Article 43

 

Wednesday, June 24, 2009

Some Words About Stress

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Why Stress Is Making You Sick

By Barbara Basler
AARP
May, 1 2009

In the still, lonely hours before dawn, Karen Gaebelein sits in her living room chair staring out the window at the dark sky, her thoughts racing, heart pounding. At age 56, Gaebelein, who lives in Broadview Heights, Ohio, is worried about the mortgage on her condo, her shrinking retirement savings, her questionable job future.

Like millions of Americans, she is anxious, stressed by the troubling uncertainties of the faltering economy. And that stress is literally making her sick. Gaebelein, who has been unemployed for a year, has had trouble sleeping. Her blood pressure is high. She has bouts of depression. “I forget to eat some days,” says Gaebelein, who managed two offices of a credit union. “But once in a while I get a big bag of greasy fast food and a giant Hershey bar. I know I shouldnt, I know it’s bad for me, but I cant help it.”

While a certain amount of stress can increase productivity and creativity, too much can be mentally and physically damaging. Not only does stress provoke NEGATIVE BEHAVIORS such as bingeing on junk food, smoking and excessive drinking, it can also lead to ailments ranging from colds and flu to depression, high blood pressure and memory loss.

Stress that persists over the years can exacerbate conditions such as heart disease, hardening of the arteries, autoimmune disease, diabetes and ulcers, experts say. Research indicates stress can also speed the aging process.

Stress rarely causes disease, but it creates conditions that make the body more vulnerable to disease. And if you’re already sick or have a chronic illness, stress can make it worse, says Sheldon Cohen, a psychologist at Carnegie Mellon University in Pittsburgh. “Its effects ... can be long-lasting.”

Stress, he says, “is the perception that you are facing demands that exceed your ability to cope. The demands can be physical - say, if youre being pursued by a robber. Or they can be psychological - worrying about a job or money.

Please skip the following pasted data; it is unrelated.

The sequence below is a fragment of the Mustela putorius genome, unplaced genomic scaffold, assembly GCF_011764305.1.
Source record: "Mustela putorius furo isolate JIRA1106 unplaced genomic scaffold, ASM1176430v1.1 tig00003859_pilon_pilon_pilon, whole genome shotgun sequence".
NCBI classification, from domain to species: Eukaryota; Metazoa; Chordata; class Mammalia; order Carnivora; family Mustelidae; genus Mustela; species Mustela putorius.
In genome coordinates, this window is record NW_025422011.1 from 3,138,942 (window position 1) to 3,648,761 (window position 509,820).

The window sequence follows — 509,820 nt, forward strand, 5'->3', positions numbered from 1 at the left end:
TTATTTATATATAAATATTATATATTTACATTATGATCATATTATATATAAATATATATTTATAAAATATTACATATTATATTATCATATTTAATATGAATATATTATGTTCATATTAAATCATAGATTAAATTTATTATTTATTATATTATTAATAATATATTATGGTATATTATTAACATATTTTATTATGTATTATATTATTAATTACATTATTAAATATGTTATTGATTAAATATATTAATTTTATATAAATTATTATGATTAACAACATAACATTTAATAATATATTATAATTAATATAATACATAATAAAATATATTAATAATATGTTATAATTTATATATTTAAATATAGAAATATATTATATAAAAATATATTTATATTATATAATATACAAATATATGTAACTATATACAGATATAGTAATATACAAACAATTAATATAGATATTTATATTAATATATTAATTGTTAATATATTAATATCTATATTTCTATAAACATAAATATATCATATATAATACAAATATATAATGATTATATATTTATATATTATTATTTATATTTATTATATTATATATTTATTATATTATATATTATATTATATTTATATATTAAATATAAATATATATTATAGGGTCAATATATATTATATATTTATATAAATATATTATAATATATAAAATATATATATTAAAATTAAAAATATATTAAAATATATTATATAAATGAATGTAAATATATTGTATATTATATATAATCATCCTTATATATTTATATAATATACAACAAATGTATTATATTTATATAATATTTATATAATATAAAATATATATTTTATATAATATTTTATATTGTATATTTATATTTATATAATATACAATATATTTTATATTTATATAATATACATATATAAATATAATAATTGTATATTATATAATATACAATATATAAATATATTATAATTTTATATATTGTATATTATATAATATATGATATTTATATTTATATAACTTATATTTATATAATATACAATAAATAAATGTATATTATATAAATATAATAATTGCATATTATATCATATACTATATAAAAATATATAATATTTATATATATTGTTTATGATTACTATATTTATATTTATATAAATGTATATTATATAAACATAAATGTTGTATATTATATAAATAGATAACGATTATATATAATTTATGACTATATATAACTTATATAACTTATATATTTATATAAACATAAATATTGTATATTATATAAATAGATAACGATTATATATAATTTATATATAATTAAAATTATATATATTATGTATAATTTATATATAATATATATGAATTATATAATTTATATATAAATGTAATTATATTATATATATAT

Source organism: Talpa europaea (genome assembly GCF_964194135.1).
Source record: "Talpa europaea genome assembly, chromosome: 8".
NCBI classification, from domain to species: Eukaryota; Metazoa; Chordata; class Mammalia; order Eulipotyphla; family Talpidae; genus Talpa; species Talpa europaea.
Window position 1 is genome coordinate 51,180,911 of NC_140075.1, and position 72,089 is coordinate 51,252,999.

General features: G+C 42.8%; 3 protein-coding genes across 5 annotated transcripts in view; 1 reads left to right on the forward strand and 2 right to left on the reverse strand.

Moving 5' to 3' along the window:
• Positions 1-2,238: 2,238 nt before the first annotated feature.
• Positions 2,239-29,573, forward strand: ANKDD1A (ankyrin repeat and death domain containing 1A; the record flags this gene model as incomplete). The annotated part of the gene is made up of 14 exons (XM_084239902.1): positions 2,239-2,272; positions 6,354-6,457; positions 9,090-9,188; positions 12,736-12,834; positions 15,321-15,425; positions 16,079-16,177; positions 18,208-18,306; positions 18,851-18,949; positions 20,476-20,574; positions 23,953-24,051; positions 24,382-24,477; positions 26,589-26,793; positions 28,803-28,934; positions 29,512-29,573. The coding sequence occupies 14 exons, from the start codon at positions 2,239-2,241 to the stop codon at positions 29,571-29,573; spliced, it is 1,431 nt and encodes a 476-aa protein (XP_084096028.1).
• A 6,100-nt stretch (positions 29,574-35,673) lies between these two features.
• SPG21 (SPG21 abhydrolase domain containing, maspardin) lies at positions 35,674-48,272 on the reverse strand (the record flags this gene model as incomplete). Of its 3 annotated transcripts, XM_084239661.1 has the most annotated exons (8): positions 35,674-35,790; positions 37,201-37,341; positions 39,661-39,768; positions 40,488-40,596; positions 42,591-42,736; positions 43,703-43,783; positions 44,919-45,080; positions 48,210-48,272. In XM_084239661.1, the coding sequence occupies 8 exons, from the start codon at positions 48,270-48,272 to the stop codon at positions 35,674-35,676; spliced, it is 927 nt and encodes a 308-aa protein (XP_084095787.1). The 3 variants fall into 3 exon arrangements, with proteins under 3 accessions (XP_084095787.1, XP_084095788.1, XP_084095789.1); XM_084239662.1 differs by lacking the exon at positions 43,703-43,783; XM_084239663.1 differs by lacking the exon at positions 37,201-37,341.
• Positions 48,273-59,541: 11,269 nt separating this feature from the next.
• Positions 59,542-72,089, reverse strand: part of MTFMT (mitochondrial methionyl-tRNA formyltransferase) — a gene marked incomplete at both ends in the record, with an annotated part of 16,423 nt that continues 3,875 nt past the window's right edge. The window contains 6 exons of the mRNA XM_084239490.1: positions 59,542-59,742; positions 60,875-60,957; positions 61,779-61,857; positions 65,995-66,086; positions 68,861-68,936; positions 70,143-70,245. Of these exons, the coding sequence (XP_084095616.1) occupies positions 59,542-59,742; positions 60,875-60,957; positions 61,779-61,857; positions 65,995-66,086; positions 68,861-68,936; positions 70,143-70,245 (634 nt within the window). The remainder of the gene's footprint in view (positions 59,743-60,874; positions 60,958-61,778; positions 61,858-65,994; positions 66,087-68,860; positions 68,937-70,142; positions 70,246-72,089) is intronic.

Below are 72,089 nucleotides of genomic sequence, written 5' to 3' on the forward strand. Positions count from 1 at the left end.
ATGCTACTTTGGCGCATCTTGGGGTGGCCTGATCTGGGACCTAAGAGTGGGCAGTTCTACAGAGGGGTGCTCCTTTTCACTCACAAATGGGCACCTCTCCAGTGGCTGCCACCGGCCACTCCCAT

Today’s economic meltdown is triggering widespread psychological stress, which feeds on UNCERTAINTY AND DREAD. “We feel our control slipping and our lives growing more and more unpredictable,” says Cohen. And the mind repeatedly mulls the same questions: “What will happen next? How long will it go on? Will it get worse?”

Americans of all ages are living with the anxieties that a troubled economy brings. But some of the most stressed people, like Gaebelein, have been laid off in their last decade of work, with LESS CHANCE of finding a new job and recouping financial losses.

“Losing your job at 50 or 60 is not good for your health,” says William Gallo, a research scientist at Yale University’s School of Medicine in New Haven. There is compelling evidence that no matter who you compare the older job loser to, he or she does worse physically and mentally.”

Gallos studies, which tracked older people who lost their jobs after a plant closing, found not only that they had more symptoms of depression, but also that their risk of heart attack and stroke was more than doubled compared with people who did not lose their jobs.

Gallo says that job loss for people age 50 and older - with its attendant anxiety should be considered an added risk factor for cardiovascular problems. (When study participants found other jobs, he says, the risk was greatly reduced.)

Another finding: People who fear losing their jobs have more health problems than those who actually lost them, says Sarah A. Burgard, assistant professor of sociology at the University of Michigan. She and her team looked at 3,000 employed people under age 60 participating in two long-term studies and divided them into those who worried about losing their jobs and those who didn’t. They found that over a two-year period people who felt chronically insecure about their jobs reported much worse overall health and were more depressed than those who actually lost their jobs.